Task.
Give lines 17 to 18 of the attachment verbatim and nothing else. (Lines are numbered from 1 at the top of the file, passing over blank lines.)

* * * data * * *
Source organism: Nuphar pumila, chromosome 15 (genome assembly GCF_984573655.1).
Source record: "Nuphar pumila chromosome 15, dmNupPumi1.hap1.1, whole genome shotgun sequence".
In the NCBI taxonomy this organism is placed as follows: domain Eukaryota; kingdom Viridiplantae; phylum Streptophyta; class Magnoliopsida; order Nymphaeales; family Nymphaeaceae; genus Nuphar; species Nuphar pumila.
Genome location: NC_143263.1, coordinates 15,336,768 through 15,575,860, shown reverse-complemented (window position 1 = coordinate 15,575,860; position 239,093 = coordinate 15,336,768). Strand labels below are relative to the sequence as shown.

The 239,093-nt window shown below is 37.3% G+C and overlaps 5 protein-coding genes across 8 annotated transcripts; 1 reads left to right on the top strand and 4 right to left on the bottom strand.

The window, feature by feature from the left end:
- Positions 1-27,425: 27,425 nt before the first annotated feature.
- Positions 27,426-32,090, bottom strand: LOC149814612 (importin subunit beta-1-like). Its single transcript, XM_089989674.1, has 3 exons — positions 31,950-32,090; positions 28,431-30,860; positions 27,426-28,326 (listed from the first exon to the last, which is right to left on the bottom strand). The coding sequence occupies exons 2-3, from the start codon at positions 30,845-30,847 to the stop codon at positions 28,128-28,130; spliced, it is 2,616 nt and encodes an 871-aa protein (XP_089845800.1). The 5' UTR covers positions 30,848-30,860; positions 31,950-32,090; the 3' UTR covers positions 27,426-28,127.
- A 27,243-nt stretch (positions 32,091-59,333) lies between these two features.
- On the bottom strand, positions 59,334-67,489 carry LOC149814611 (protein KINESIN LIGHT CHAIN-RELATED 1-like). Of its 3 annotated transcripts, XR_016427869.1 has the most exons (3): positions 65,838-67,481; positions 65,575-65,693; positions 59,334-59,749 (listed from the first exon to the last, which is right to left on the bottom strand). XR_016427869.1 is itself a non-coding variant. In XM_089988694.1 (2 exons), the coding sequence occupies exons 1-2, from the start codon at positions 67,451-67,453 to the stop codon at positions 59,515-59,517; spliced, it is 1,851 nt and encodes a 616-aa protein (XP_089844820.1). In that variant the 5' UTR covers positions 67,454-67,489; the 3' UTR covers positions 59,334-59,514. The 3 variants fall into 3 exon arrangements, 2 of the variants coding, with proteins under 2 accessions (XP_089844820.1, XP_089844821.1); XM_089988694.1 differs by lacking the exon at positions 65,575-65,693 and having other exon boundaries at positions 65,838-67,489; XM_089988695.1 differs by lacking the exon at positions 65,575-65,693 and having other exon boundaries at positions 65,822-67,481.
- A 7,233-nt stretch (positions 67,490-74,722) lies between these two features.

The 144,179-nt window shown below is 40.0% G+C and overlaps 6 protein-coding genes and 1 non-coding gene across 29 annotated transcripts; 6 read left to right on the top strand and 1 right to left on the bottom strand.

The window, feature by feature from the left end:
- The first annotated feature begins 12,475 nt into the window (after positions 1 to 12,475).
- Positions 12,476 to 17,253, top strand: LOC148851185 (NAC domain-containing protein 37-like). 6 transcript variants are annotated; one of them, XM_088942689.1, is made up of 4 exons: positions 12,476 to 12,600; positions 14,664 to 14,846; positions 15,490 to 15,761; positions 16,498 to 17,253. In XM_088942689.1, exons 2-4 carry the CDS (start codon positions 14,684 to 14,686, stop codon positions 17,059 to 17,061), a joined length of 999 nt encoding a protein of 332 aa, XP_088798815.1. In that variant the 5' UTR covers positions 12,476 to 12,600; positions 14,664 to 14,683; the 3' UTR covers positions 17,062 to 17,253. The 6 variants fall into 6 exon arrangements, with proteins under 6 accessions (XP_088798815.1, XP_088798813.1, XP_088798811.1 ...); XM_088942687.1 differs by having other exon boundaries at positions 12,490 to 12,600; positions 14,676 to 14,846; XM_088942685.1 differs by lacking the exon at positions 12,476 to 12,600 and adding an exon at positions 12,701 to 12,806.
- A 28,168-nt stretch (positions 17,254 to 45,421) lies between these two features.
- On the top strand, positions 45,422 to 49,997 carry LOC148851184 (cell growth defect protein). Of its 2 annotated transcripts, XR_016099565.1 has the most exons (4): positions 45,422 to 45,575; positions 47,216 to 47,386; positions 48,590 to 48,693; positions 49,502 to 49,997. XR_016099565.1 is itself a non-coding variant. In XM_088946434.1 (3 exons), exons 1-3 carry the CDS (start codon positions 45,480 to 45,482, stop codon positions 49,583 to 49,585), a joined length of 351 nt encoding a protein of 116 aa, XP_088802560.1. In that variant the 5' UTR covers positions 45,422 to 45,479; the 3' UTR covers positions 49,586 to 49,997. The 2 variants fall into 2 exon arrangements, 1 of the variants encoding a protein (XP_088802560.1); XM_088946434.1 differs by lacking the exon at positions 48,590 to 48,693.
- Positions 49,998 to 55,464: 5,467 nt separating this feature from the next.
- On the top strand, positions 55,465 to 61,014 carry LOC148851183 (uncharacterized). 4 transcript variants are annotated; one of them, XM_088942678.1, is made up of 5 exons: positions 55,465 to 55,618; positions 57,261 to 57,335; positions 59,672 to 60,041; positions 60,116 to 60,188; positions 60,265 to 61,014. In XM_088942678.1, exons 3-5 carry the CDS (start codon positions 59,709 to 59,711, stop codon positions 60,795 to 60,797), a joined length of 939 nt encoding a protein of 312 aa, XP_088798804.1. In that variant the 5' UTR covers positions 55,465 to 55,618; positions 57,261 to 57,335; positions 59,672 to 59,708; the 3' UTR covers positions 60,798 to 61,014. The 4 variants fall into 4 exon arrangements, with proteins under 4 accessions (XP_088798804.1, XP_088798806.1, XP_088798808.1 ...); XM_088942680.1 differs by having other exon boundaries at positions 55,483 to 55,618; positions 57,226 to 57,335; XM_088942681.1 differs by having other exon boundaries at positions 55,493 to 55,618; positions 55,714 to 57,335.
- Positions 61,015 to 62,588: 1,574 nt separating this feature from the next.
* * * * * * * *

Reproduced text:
- On the top strand, positions 45,422 to 49,997 carry LOC148851184 (cell growth defect protein). Of its 2 annotated transcripts, XR_016099565.1 has the most exons (4): positions 45,422 to 45,575; positions 47,216 to 47,386; positions 48,590 to 48,693; positions 49,502 to 49,997. XR_016099565.1 is itself a non-coding variant. In XM_088946434.1 (3 exons), exons 1-3 carry the CDS (start codon positions 45,480 to 45,482, stop codon positions 49,583 to 49,585), a joined length of 351 nt encoding a protein of 116 aa, XP_088802560.1. In that variant the 5' UTR covers positions 45,422 to 45,479; the 3' UTR covers positions 49,586 to 49,997. The 2 variants fall into 2 exon arrangements, 1 of the variants encoding a protein (XP_088802560.1); XM_088946434.1 differs by lacking the exon at positions 48,590 to 48,693.
- Positions 49,998 to 55,464: 5,467 nt separating this feature from the next.